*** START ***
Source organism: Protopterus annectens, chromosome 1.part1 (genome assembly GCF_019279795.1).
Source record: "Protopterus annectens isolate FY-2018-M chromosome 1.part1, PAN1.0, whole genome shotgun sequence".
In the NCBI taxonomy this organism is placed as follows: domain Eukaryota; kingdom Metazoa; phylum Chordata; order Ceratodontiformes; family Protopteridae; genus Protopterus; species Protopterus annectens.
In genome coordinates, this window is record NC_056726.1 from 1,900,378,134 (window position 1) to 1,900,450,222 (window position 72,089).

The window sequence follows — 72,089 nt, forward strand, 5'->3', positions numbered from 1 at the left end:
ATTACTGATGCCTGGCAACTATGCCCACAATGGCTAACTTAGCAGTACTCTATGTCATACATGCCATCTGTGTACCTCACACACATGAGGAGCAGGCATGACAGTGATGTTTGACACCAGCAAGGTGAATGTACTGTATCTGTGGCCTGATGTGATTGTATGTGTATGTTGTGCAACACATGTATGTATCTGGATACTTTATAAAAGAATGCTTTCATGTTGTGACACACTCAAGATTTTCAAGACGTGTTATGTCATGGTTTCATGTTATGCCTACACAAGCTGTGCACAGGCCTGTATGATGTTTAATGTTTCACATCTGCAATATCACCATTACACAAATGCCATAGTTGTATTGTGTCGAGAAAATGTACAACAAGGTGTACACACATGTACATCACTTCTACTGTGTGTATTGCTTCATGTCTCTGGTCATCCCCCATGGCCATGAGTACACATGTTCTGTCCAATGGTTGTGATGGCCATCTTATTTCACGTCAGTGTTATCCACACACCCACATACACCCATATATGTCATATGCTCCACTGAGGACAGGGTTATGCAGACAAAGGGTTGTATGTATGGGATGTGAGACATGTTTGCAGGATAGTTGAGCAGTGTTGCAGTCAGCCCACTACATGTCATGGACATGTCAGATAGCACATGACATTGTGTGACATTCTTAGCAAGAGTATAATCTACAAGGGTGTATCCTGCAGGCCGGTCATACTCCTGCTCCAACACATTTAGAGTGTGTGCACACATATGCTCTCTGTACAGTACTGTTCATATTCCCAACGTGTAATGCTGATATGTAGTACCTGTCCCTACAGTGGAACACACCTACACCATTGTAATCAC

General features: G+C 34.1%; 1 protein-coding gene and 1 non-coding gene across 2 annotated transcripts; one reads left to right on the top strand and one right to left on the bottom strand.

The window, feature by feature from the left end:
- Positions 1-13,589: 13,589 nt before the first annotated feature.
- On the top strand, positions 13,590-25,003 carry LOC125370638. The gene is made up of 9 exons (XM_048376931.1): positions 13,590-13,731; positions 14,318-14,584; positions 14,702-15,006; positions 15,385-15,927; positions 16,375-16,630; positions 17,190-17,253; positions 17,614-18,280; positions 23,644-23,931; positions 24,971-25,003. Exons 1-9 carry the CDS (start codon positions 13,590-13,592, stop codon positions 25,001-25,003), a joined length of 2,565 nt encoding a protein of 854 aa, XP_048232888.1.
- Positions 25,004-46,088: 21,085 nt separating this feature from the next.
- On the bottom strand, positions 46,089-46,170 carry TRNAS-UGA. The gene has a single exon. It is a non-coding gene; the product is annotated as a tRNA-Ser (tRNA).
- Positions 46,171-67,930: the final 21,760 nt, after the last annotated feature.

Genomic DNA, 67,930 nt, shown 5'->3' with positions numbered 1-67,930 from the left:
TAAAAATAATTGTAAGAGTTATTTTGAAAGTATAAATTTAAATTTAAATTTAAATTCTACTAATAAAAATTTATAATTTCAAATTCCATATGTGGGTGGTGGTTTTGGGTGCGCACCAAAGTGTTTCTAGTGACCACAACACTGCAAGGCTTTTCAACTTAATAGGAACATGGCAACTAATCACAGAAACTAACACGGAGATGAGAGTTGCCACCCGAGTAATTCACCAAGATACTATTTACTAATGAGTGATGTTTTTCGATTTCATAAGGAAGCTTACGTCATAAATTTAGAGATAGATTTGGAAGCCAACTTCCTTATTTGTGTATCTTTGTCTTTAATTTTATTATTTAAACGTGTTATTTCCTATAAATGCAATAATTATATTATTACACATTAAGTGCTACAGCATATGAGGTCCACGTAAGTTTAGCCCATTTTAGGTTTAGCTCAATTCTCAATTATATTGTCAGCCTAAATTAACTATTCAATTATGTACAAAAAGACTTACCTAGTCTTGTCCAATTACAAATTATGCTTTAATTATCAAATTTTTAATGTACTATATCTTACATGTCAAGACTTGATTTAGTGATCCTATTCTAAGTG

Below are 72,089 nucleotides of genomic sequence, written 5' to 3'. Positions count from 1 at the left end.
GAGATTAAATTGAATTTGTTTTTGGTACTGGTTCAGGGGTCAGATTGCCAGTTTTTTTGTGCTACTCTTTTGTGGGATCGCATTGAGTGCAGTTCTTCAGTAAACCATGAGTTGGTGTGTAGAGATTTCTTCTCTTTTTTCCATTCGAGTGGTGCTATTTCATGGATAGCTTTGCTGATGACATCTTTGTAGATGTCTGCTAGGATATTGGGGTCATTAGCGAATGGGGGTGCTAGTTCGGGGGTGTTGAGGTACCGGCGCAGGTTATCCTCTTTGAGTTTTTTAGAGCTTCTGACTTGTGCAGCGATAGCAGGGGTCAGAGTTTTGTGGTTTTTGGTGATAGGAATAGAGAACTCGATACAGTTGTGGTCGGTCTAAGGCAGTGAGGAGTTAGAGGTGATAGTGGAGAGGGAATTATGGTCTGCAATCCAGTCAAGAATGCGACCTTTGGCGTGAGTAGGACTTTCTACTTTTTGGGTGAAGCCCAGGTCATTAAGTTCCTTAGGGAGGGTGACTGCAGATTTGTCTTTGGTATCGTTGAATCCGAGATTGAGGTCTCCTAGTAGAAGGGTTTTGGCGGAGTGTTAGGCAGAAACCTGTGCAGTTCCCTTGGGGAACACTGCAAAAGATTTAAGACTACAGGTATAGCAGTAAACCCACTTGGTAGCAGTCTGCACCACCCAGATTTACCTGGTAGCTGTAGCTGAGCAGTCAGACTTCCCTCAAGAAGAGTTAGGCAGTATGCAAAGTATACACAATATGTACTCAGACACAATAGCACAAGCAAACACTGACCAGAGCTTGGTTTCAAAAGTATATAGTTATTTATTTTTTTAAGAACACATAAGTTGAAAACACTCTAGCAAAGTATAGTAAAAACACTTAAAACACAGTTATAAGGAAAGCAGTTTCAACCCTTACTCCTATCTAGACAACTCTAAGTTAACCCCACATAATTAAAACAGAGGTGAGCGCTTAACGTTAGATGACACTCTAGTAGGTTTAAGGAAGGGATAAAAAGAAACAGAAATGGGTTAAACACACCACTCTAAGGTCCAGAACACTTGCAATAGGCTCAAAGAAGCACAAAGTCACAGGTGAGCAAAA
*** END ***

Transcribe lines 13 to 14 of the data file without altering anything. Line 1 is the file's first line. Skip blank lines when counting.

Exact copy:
- Positions 46,171-67,930: the final 21,760 nt, after the last annotated feature.

Genomic DNA, 67,930 nt, shown 5'->3' with positions numbered 1-67,930 from the left: